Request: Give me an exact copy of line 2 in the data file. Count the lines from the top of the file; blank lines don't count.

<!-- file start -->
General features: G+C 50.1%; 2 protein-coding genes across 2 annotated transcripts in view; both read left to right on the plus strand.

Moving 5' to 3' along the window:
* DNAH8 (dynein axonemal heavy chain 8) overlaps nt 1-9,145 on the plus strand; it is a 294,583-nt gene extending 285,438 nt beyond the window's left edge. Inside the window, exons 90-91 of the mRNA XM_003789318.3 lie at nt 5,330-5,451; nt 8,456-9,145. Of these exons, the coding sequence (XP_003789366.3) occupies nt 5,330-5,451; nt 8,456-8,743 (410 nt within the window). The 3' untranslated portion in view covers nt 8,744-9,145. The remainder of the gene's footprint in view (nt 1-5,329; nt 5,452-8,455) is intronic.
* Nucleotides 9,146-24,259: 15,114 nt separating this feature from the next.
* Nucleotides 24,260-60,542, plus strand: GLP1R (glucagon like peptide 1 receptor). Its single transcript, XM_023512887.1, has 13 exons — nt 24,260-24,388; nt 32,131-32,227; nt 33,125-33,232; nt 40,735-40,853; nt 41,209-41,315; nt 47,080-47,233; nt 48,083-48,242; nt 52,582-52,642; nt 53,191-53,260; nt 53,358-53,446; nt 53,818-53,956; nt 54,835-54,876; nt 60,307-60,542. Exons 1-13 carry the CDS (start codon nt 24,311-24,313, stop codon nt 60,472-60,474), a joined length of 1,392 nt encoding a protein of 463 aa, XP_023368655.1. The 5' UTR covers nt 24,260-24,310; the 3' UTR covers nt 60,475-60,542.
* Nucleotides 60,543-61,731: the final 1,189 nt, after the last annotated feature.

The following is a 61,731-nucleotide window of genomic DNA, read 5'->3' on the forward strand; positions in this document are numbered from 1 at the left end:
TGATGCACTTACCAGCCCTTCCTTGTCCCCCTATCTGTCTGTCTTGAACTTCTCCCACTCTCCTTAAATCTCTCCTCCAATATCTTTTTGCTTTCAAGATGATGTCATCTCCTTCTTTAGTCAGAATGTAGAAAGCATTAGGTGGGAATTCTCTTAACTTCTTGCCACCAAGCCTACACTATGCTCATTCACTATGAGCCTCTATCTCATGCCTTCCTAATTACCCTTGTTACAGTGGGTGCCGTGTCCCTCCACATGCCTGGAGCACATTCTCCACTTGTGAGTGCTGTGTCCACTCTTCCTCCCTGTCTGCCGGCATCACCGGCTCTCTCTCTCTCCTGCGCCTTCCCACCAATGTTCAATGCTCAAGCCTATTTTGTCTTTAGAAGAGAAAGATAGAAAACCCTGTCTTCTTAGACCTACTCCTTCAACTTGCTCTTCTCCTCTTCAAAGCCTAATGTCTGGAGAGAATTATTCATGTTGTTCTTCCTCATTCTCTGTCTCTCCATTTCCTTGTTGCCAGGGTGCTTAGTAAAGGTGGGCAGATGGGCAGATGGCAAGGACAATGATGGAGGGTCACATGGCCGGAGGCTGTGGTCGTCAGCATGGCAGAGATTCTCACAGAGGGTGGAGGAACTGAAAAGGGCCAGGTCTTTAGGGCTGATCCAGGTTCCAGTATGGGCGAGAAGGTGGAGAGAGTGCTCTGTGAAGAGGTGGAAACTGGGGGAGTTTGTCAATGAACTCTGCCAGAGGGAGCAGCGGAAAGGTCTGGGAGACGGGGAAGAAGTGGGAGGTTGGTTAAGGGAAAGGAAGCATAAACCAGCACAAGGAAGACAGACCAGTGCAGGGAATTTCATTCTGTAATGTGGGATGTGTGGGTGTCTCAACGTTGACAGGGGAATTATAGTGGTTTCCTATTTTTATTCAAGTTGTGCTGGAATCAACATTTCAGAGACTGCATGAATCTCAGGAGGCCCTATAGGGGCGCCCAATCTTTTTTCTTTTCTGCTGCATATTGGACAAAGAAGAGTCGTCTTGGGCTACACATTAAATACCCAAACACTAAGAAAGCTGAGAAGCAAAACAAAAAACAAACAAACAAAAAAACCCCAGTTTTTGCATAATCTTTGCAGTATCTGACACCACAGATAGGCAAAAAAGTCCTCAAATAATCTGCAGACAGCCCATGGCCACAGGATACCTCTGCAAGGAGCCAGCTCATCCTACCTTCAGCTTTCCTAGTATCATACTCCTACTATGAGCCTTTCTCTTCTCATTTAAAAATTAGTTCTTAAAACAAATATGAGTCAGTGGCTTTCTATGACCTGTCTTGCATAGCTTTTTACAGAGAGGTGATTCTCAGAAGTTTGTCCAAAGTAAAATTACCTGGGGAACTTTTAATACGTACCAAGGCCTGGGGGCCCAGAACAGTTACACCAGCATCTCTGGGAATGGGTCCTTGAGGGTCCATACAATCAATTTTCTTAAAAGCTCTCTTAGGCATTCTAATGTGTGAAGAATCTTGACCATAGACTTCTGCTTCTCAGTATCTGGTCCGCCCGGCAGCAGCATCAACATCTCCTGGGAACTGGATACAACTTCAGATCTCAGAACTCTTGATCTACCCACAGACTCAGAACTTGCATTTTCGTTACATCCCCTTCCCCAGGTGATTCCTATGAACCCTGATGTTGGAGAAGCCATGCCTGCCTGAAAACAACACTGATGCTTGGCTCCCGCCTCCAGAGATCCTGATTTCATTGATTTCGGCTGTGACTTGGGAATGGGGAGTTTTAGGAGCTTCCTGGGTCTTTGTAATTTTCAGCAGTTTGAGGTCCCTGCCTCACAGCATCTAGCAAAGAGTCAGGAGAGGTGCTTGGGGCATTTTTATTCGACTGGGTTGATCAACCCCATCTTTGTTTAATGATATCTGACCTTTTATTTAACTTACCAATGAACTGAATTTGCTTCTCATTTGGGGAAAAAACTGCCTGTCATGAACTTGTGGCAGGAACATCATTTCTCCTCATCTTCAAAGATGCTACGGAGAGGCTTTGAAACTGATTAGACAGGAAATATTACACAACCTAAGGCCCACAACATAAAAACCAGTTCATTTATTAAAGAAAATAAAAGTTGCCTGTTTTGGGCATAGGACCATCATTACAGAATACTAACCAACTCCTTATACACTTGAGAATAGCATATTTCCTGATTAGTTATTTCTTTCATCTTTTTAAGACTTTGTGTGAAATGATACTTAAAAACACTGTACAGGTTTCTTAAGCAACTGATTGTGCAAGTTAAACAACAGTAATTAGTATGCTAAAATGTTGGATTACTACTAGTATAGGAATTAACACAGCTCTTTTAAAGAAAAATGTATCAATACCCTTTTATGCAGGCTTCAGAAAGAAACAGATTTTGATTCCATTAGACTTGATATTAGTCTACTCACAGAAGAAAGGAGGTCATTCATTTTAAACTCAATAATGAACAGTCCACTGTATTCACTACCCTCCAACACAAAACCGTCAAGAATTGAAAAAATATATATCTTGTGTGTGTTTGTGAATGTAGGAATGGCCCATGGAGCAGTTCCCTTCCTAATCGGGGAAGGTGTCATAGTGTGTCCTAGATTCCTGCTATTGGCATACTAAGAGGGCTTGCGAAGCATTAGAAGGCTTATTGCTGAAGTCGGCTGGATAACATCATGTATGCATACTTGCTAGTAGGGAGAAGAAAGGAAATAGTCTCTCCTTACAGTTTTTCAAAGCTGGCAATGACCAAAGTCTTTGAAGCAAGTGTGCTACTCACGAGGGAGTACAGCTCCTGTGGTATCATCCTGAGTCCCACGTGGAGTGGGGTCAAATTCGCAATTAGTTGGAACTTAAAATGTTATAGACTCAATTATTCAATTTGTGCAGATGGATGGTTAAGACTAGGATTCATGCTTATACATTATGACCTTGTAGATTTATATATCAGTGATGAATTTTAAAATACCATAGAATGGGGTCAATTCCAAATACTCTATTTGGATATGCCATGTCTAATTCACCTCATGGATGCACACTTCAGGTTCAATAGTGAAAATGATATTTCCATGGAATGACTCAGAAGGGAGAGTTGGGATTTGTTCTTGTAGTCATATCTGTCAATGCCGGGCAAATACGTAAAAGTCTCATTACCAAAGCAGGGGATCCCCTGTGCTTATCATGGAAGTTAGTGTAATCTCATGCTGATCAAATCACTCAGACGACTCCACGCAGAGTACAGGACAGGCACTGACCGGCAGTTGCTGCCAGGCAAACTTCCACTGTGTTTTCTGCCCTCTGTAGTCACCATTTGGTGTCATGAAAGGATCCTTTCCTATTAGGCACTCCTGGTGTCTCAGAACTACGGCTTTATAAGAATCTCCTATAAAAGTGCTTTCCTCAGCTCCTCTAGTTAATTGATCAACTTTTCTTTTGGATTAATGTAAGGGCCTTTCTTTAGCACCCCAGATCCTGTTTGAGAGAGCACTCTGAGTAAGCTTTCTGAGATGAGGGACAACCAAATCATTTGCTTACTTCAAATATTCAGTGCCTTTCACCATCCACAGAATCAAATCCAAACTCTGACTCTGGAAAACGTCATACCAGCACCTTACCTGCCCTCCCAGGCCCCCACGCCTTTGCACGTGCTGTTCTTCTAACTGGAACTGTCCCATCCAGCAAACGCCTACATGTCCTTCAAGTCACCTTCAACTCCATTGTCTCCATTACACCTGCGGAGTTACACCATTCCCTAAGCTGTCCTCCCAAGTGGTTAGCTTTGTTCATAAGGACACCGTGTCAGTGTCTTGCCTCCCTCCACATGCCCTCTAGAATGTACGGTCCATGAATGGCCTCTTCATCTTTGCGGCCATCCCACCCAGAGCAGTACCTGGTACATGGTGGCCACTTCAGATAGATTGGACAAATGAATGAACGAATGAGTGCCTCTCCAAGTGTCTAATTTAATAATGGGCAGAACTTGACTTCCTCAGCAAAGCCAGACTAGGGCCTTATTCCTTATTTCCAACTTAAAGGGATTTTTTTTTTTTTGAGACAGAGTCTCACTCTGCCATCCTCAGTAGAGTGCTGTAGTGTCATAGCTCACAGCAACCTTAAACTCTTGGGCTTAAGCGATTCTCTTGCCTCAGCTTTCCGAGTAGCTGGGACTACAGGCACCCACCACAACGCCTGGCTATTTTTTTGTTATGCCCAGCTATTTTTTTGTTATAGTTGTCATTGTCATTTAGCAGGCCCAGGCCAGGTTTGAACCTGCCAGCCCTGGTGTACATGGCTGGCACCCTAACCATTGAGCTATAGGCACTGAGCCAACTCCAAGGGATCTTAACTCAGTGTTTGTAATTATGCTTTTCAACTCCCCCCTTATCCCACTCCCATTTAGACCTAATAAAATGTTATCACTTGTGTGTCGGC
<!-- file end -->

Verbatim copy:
Moving 5' to 3' along the window: